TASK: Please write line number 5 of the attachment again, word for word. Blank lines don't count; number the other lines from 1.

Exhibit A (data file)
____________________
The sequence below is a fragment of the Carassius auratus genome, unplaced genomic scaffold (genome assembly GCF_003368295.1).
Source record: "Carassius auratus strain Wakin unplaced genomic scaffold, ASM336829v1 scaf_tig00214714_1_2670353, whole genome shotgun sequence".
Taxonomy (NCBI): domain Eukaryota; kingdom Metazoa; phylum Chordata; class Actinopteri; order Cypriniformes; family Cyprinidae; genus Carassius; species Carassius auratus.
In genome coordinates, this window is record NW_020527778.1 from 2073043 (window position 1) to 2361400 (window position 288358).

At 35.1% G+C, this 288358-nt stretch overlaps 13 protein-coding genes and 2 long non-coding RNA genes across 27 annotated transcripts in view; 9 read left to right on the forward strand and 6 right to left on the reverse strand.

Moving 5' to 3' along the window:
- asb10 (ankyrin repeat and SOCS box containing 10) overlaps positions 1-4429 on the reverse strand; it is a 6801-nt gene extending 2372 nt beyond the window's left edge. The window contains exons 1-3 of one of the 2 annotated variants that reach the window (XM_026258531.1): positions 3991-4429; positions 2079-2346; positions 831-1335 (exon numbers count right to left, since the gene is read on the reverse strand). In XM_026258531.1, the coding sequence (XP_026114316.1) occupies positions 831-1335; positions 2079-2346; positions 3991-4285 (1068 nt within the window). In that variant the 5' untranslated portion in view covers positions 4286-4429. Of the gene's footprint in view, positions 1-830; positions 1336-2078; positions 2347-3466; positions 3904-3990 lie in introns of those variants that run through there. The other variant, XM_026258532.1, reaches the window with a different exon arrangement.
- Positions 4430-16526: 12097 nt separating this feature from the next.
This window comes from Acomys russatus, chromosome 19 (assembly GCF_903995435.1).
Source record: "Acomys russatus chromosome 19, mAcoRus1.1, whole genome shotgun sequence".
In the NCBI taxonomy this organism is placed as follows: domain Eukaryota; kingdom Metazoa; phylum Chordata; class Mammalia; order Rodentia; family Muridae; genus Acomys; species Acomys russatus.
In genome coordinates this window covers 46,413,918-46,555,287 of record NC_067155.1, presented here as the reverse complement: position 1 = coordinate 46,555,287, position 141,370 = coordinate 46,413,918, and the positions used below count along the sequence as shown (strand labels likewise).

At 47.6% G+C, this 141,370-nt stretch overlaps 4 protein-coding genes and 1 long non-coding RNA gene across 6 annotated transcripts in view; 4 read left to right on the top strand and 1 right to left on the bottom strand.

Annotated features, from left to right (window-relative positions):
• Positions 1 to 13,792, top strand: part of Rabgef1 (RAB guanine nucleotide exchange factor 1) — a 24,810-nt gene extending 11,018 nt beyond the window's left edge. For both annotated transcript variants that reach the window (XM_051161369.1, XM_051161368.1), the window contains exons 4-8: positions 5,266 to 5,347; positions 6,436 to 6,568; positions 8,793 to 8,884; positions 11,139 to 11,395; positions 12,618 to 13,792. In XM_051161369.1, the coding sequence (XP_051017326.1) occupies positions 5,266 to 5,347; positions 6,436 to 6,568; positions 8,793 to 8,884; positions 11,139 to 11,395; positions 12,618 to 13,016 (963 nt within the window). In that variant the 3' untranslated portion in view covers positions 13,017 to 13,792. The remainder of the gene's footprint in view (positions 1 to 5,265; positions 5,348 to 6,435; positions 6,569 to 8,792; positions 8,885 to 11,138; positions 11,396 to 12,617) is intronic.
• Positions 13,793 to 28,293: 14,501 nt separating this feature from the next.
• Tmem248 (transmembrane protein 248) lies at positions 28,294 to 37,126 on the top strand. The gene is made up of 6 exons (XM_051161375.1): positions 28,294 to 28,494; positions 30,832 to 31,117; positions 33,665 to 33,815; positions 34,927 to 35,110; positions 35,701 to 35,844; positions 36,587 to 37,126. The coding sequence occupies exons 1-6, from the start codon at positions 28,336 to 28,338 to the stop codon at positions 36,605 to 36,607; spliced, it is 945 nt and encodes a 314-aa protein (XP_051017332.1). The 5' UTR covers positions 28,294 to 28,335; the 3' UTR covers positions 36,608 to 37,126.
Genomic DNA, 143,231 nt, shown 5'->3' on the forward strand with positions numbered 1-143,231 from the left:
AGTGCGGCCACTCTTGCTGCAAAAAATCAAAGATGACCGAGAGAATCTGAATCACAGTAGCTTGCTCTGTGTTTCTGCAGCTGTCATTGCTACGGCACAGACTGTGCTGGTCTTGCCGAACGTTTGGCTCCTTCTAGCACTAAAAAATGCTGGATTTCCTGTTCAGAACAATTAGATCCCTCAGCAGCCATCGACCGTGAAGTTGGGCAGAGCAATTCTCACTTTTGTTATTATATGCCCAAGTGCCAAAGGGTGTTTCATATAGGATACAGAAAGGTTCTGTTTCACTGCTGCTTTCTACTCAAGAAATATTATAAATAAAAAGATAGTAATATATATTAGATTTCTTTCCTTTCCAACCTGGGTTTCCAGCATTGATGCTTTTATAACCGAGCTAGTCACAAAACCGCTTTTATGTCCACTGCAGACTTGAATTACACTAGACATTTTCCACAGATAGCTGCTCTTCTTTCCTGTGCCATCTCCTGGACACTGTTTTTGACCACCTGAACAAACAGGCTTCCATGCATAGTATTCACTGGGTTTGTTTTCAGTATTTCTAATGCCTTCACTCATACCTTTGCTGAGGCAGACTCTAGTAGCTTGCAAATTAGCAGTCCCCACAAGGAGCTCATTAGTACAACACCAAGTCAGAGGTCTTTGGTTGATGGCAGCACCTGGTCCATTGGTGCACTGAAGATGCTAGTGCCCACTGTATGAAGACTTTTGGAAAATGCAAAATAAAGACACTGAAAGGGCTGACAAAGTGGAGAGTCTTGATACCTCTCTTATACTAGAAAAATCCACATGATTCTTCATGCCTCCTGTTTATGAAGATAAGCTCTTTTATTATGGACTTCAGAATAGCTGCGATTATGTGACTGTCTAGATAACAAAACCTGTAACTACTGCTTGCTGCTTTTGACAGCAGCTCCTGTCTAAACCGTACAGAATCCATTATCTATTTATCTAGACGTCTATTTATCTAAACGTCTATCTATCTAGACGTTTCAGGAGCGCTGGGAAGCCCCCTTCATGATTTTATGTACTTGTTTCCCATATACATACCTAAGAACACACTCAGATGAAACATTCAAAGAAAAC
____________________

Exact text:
At 35.1% G+C, this 288358-nt stretch overlaps 13 protein-coding genes and 2 long non-coding RNA genes across 27 annotated transcripts in view; 9 read left to right on the forward strand and 6 right to left on the reverse strand.